Some notes from our conversation that didn’t make it into the final piece:

* She got the idea for Better Than Before while she was working on her blockbuster The Happiness ProjectShe found during her research for that book that people who tried to become happier and succeeded could often point to some sort of habit they developed as the reason for their success. It didn’t take long for her to become “obsessed” with how to change habits.

* If you’re having a hard time starting a positive new habit like exercise, she said it’s important to look at the reasons why. Maybe the gym is located in an inconvenient place with bad parking. Maybe you hate the music they play in the gym. Maybe exercise machines aren’t your thing. “Rather than saying ‘I hate exercise,’ you need to face what it is that’s actually the problem so you can see the solution,” she said. “If you hate loud music, find a place that plays music you like or go for a walk in nature. If you don’t have time to shower after your workout, do some sort of exercise where you don’t sweat.”

* Some people say they want to start a new, healthy habit because people say they should, or because there is some other sort of external expectation. But deep down, they don’t really want to make that sort of change, which makes them feel worse. “You really need to look within and see whether this is something you actually want to do,” she said. “It’s better to say [that this habit is] not a priority than to pretend it is and feel like a failure.”

I hope you’ll look for the piece when it hits newsstands this fall, because Gretchen was a lively and fascinating interviewee. In the meantime, have you ever had trouble starting a new habit? If so, what was the habit and why did you have trouble starting it? What steps did you take to make this habit part of your everyday life? Please let me know in comments.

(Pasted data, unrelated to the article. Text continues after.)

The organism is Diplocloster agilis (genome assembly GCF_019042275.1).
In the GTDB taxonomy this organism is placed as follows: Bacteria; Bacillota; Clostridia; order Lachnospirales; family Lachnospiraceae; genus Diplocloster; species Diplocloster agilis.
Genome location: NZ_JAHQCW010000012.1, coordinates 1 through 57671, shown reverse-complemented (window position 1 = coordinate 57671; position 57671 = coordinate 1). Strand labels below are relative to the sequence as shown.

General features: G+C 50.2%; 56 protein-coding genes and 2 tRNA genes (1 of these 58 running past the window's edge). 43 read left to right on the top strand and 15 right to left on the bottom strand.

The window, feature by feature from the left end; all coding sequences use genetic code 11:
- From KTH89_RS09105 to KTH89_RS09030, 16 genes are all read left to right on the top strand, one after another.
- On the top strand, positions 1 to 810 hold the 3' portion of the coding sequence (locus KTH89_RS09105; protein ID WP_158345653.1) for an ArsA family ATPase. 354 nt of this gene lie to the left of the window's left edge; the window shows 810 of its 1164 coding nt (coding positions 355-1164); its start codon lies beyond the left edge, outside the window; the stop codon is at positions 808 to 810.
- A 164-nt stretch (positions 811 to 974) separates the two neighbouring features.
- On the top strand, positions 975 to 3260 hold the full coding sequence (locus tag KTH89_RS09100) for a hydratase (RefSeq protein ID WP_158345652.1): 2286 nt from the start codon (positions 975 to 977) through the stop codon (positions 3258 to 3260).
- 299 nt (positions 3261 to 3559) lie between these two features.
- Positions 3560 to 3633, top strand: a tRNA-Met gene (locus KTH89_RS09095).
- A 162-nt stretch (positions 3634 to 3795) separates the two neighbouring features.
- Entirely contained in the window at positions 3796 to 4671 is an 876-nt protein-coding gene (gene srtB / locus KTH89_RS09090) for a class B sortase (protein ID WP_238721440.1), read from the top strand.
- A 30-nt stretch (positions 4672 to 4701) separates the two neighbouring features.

In the meantime, check out Gretchen’s web site  and visit this link to start a Happiness Project of your own.

 

 

Monday Reader: Bastille Day Edition

Posted on July 14, 2014

bastilleday

 

Today is Bastille Day, the French equivalent of our July 4. Here are a few interesting reads and things about it from around the web:

From Deceptive Cadence, NPR Classical’s blog, here’s a quiz about the French national anthem, known as ‘La Marseillaise.’ I scored six out of six on it. But then again, I am just the type of person whose ears perk up and eyes get misty every time this tune is played.  For a wonderful old recording of the song, visit Gallica.fr, the web site of the Bibliotheque Nationale, for this treat from 1908.

From USA Today, an explainer about why Americans should care about France’s fete nationale.

From France24.com, an interview with Christophe Bertonneau, the mastermind of this year’s breathtaking fireworks display, which was fired straight from the Eiffel Tower. If you can get your hands on YouTube video of this spectacle, which commemorated the 100th anniversary of World War I, you won’t regret it.

From The New Yorker’s News Desk, an item about this annual military display and the struggle to acknowledge contributions from colonial troops from countries like AlgeriaThe Christian Science Monitor reports that for the first time ever, three Algerian vets were invited to take part in the parade. But it also gives a good primer on the complicated relationship between the two countries, which has existed since the early nineteenth century.

From cbsnews.com, a slideshow about the celebration.

From The New York Times’ T Magazine Blog, a timely ode to le grand aioli complete with a recipe.

Did you read anything about Bastille Day that you found interesting? If so, what was it? And if you have any questions about Paris, Bastille Day, or France in general, please don’t hesitate to ask me in comments.

 

 

Summer Hours

Posted on July 9, 2014

Photo: Paige Bowers

Photo: Paige Bowers

This blog has had a major case of summer hours for the past two months. It’s partly because of travel, partly because of work and partly because of the usual sweep of family life when school is out of session. Since I last posted, I went to South Florida and (among other things) learned how to cook Greek food, sat in a near-deafening bar in my hometown and watched Miss USA contestants wage karaoke war, and ventured deep into the heart of Texas to discover a treasure trove of European historical manuscripts. I’ve sampled microbrews with my mother in a Northern Virginia RV park (Seriously), bought matching French National Soccer team jerseys with my daughter (oh, la tristesse), and done a fair amount of home improvement projects in this old house, which we moved into a little more than a year ago now.